At 6:59 a.m. EST on Wednesday, Defense Secretary Ash Carter confirmed the American Navy sailors were back in U.S. hands -- approximately three hours before administration officials had projected they would be. The Americans were released “after it was realized that their entry into Iran’s territorial waters was unintentional,” Iranian state-run news channel IRINN announced.

The 10 U.S. sailors who were detained in Iran were released, unharmed, after less than 24 hours in captivity.
The 10 U.S. sailors who were detained in Iran were released, unharmed, after less than 24 hours in captivity.

Kerry, a former Navy sailor, thanked the Iranian government for its swift cooperation, and pointed to the painless resolution as the benefit of the gradually improving relations between U.S. and Iran.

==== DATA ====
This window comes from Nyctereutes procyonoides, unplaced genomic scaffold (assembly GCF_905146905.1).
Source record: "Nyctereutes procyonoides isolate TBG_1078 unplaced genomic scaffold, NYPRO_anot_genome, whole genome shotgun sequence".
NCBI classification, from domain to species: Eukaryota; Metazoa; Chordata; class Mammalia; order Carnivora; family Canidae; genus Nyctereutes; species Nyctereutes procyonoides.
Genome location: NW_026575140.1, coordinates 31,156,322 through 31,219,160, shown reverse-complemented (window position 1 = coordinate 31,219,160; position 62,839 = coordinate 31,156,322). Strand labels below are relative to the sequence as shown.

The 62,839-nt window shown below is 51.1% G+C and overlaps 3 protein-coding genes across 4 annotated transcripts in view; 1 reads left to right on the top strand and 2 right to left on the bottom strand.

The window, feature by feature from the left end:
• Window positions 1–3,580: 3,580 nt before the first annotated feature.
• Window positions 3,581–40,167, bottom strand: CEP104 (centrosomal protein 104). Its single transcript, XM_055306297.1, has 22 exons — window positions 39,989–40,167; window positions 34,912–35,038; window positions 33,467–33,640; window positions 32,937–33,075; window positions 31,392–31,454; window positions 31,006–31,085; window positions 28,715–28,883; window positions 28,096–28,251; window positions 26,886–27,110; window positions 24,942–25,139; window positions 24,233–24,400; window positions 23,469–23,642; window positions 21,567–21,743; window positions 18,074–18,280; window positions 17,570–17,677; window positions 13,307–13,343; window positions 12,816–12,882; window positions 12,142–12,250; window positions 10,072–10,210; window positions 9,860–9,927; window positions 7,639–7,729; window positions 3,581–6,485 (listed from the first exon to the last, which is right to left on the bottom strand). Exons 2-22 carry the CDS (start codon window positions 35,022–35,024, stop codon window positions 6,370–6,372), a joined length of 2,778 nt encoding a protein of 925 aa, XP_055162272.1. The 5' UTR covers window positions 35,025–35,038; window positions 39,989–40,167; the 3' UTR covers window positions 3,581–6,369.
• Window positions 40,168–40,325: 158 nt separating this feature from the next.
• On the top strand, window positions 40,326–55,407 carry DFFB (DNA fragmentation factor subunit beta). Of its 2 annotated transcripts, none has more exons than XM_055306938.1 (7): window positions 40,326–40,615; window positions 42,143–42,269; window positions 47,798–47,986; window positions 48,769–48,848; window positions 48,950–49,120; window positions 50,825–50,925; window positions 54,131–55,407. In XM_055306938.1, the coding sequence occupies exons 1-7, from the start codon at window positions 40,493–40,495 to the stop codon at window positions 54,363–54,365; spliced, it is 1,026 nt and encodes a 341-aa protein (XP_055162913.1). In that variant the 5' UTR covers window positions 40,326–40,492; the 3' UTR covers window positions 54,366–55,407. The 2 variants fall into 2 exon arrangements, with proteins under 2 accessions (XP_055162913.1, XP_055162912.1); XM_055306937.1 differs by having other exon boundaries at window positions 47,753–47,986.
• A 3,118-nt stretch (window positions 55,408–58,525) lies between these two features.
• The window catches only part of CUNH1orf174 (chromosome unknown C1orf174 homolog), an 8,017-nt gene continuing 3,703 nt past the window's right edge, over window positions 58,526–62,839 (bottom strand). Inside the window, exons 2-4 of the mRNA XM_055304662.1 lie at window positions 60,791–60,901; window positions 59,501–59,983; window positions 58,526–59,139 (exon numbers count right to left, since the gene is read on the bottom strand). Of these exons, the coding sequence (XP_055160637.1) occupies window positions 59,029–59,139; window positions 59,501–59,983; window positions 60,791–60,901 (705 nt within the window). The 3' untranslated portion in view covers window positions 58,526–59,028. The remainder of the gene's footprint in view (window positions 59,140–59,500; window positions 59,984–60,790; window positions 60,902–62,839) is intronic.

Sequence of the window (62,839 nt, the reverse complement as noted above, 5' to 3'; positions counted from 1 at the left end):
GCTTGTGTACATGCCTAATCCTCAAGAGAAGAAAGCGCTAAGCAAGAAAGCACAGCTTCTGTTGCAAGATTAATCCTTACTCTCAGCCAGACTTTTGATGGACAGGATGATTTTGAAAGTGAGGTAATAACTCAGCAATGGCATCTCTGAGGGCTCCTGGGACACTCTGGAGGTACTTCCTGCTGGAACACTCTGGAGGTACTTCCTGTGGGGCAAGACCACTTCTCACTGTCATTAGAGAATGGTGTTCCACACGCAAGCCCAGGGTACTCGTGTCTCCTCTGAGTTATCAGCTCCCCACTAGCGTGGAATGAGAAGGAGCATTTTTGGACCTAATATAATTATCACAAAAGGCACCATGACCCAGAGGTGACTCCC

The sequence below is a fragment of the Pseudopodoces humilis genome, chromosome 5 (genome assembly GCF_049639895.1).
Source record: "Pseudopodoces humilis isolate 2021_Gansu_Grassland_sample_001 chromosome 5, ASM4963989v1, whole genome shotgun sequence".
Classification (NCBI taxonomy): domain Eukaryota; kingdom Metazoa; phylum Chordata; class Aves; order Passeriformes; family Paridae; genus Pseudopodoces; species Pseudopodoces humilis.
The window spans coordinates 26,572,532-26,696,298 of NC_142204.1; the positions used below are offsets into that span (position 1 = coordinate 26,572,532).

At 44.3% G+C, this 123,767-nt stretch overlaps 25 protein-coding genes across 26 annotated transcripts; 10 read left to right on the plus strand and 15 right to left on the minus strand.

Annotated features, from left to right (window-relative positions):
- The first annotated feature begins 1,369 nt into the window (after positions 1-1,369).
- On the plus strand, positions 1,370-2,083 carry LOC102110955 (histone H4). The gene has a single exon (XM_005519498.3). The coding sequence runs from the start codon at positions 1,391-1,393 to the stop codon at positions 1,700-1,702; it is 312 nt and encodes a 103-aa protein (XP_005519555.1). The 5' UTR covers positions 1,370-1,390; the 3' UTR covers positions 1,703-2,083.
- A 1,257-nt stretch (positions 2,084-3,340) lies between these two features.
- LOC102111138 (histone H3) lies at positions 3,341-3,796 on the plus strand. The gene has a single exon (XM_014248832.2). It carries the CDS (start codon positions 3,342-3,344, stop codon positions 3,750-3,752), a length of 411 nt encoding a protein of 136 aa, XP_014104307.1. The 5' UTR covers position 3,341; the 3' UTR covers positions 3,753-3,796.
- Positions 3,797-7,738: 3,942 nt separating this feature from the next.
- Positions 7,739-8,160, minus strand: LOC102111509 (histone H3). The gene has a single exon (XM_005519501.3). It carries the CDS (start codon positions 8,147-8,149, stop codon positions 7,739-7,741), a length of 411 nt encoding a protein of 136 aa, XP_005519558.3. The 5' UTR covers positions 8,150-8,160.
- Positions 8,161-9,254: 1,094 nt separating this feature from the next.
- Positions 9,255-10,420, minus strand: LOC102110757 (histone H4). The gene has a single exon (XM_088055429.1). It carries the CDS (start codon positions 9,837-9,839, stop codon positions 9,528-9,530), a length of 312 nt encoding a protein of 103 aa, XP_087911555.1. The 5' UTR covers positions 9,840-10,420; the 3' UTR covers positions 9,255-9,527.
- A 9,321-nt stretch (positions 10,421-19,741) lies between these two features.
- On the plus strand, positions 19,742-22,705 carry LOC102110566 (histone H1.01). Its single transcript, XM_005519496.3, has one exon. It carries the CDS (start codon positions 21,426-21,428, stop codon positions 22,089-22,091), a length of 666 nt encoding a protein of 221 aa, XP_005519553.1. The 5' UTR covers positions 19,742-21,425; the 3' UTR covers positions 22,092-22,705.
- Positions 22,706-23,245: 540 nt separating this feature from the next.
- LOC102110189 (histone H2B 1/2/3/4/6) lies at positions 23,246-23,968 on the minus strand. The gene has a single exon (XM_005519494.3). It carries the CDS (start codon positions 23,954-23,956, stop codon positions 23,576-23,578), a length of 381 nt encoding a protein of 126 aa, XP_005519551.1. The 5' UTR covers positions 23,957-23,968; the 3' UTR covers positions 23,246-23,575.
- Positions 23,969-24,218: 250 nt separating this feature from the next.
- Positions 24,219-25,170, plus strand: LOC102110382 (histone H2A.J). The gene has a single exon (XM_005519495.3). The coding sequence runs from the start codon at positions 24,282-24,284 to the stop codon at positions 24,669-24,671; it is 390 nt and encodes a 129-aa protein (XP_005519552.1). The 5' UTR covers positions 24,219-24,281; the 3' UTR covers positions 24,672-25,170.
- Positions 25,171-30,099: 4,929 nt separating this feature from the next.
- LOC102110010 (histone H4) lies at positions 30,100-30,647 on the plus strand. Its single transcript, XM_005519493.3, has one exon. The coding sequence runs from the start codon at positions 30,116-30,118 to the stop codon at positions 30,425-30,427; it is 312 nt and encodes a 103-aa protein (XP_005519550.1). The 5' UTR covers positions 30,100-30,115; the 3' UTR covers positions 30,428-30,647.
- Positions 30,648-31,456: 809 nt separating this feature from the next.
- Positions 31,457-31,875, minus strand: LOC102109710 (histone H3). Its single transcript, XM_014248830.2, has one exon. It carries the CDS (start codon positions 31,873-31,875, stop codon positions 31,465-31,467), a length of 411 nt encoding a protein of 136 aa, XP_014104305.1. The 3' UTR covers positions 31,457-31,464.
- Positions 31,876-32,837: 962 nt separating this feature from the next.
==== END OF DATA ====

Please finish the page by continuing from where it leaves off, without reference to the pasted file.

“That this issue was resolved peacefully and efficiently is a testament to the critical role diplomacy plans in keeping our country safe, secure, and strong,” he said in a statement.

Zarif echoed that sentiment, tweeting, “Happy to see dialog and respect, not threats and impetuousness, swiftly resolved the sailors episode. Let’s learn from this latest example.”

Even though the American sailors and their boats were released unharmed after less than 24 hours in Iranian custody, steadfast Iran hawks remained convinced that the incident proved stable U.S.-Iran relations were possible.